How I Started Making Use of My “Wasted” Time

A few months ago, I made a switch which has helped me improve my Russian. The switch was simple and it didn’t really require me to dedicate Russian any extra time for learning at all. It is quite common sense, really, but many people still don’t do it. What did I do? Well, the TV shows(!) and the movies that I watch anyway… I started watching them in Russian instead.

You presumably watch some TV shows and movies anyway. I, for example, watch Lost (such an interesting show), Dexter. I have also watched shorter shows like The Lost Room, Day Break, The IT Crowd. I also watch movies from time to time (for example, I think I’ve nearly got the IMDB Top 30 down save for Star Wars, Lord of the Rings and perhaps a few others). Whenever I had a choice, I used to watch them in English because that is the original. I was trying to catch up with all the episodes of Dexter a few months ago then I got an idea: why not just try watching it in Russian instead? I did and soon enough I didn’t quite feel much difference. Then I started searching for Russian versions of movies I was going to watch in English anyway. That helped.

But… it’s not so interesting in the original, is it?

This is the main objection I usually get when I tell that to somebody. They would say something like: “How can you watch such an interesting show like Dexter in Russian: you’re missing out on so much.”

Well, for one, I agree there is a tradeoff. It is in some ways “more arty” to watch things in the original language. The thing is, I think it’s a tradeoff that is worth it.

First of all, I don’t think that there is something about the language making it that much more different. We operate in trying to comprehend the sense of what’s going on. That’s what catches our attention. That’s why we need language. If we can understand the sense in a different language, and if the show is interesting, I don’t see how it would be less interesting than it would have been originally. Sure, you might miss one or a few occasional puns in the show. Who cares! You will get new puns and new expressions in the language that you are watching it in. Content is the most important, presentation is just secondary.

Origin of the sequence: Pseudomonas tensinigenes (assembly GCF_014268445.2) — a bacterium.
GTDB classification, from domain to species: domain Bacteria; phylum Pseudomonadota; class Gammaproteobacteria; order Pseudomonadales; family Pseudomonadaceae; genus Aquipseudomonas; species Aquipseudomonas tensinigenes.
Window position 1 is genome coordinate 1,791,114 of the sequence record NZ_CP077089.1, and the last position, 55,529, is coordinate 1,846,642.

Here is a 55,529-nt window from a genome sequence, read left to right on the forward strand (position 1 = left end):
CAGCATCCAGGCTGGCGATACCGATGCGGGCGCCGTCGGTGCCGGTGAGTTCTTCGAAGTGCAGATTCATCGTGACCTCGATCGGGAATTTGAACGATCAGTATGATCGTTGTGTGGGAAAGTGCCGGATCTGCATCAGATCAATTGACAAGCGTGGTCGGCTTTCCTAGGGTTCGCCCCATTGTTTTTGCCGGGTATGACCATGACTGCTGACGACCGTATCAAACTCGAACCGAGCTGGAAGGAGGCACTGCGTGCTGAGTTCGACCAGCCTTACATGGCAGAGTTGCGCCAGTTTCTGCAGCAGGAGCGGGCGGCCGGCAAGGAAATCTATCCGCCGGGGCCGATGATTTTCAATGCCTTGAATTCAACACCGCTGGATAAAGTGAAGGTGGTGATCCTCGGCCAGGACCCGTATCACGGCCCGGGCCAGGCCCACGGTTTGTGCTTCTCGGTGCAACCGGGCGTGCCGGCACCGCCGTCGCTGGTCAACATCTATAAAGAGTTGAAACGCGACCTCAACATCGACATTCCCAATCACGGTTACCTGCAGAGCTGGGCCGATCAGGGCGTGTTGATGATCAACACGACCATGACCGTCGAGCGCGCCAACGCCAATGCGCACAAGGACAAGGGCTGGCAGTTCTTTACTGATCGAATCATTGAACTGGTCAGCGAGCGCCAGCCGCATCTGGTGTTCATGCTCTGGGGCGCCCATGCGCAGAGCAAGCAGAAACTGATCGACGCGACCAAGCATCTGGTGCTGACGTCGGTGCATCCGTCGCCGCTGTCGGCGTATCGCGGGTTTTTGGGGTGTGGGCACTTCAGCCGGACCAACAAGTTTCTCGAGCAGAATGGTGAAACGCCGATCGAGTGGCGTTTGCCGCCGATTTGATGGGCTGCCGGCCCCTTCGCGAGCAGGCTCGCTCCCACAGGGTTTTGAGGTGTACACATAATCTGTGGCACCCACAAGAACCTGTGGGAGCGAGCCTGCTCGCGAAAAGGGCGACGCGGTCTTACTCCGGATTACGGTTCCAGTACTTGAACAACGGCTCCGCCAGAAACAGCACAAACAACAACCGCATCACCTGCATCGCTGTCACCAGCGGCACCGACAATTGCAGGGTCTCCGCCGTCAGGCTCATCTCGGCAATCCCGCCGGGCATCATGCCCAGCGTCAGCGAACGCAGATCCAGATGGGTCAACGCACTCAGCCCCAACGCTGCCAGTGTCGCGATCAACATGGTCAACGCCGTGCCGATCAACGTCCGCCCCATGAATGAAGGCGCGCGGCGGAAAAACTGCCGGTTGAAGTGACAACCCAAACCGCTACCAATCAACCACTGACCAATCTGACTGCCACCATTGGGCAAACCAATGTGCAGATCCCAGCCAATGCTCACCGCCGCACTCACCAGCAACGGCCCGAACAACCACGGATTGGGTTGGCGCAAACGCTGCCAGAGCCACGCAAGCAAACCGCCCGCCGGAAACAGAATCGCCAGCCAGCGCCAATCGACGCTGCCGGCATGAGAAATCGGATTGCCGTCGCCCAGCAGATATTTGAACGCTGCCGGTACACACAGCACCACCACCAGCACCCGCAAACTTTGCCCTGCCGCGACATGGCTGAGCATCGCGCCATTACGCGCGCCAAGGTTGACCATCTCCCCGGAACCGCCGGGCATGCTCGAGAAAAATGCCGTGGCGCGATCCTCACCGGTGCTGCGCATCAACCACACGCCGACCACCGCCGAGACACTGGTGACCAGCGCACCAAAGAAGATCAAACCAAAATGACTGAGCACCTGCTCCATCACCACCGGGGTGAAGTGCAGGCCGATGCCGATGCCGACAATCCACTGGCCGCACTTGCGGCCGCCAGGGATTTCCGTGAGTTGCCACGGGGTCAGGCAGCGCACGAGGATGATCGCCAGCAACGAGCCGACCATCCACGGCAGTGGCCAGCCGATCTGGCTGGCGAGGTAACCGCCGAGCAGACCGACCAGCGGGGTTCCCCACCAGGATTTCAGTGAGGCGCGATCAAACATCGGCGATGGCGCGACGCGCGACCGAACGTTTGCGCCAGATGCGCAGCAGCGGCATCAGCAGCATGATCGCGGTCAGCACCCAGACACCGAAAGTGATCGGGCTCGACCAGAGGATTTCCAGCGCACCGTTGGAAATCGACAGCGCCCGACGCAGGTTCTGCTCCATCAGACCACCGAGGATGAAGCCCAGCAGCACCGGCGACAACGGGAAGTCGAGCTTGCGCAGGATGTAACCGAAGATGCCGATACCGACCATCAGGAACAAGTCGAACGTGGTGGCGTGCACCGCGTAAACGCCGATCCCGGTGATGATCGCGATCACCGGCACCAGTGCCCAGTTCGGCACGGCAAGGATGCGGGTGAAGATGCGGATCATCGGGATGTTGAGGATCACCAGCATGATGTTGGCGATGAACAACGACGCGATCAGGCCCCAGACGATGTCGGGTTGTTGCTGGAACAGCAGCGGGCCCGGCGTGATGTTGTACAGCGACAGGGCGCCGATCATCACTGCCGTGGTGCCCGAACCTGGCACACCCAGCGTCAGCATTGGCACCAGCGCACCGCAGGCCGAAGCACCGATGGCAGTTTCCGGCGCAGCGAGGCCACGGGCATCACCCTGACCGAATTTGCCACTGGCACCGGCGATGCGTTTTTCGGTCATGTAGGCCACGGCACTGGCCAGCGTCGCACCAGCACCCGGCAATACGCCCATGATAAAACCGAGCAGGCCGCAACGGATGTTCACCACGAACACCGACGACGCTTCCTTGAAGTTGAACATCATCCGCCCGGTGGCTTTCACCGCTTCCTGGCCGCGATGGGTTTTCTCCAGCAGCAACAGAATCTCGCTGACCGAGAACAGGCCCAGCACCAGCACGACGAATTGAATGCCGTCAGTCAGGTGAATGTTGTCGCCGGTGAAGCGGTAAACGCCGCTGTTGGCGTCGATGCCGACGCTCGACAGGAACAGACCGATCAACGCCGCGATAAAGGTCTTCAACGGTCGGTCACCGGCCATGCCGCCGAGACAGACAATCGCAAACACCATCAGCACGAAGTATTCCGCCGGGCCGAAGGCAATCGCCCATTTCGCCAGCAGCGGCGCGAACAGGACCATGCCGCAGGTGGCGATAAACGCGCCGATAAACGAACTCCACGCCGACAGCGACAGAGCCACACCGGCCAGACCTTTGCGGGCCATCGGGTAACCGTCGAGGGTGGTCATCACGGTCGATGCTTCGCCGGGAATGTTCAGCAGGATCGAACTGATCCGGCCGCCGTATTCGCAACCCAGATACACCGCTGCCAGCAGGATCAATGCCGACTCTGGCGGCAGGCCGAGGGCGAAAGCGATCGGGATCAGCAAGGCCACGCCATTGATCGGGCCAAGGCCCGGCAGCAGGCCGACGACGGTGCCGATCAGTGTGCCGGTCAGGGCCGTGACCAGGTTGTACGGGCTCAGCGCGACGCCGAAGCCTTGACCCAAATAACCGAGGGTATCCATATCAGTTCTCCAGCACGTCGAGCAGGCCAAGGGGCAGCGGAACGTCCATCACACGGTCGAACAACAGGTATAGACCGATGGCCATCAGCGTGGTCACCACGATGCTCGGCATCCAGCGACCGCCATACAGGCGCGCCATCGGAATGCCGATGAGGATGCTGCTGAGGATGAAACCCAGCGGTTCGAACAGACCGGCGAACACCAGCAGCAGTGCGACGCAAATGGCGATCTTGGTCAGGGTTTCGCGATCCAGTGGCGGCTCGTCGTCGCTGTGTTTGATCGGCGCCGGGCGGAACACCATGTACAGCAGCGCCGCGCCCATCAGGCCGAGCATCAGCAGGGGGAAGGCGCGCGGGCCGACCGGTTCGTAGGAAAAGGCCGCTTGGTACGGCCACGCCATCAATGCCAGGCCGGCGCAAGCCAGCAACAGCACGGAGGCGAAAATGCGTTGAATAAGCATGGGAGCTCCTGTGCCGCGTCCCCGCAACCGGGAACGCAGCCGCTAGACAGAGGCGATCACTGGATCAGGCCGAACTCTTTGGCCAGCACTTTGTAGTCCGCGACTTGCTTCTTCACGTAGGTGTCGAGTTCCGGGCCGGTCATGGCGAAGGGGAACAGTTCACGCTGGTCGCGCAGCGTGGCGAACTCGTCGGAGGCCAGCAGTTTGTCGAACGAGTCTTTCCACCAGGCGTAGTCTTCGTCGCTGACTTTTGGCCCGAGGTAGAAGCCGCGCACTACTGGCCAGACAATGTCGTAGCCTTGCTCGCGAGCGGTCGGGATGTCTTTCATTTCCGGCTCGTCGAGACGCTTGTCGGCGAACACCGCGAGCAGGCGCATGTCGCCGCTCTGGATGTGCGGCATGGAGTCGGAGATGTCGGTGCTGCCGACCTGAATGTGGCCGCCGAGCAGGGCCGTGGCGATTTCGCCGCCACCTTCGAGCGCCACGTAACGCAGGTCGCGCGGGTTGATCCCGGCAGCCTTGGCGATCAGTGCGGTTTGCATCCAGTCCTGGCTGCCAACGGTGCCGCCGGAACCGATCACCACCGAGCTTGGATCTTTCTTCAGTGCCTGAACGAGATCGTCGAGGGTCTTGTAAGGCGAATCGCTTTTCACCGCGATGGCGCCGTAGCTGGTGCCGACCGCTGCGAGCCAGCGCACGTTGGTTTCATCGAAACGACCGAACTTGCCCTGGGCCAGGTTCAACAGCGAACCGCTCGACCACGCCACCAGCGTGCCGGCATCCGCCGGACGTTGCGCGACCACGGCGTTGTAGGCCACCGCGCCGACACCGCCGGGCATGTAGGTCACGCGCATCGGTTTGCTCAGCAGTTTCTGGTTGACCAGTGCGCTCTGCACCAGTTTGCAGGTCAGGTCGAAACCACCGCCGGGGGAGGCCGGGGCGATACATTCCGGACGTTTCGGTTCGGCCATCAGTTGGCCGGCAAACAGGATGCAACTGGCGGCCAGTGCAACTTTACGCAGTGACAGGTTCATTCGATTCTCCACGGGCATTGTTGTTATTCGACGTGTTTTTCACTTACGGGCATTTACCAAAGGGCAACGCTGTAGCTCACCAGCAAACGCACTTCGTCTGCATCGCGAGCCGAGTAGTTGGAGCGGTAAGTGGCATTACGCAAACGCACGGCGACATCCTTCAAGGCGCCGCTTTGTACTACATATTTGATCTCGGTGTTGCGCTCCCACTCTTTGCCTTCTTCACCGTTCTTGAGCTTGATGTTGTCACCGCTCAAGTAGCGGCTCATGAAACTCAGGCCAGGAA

Talking about presentation, the trick is finding good translations as well. Sure, I don’t mind it not being the original but I would still rather listen to professional dubbing. Good shows do have professionals who do a good job at translating and dubbing the text and those are the ones you should be looking for.

I get the “not interesting” objections pretty often but often those are from the same people who watch dubbed TV in their national language and somehow don’t mind that not only it is not the original, they aren’t even learning anything because they are fluent in their mother tongue already.

Sure, people might be telling me the “you don’t know what you’re losing”, etc. kind of stuff but even watching it dubbed, I will still enjoy the show if the show itself is good and at the end of the day I’m the one speaking Russian and not they.

But… subtitles work just as well without overriding the experience, don’t they?

No, they don’t. Well, for me, they don’t.

If I can understand what’s going on well, I would just feel lazy to read the subtitles in a foreign language. I might force myself to but that’s forcing yourself to do something and that’s not healthy. And even if you do, the incentive to stop is still there, thus it might result in you stopping altogether or you reading the subtitles but not really registering them: you know, like the times you read something but have no idea what you have just read.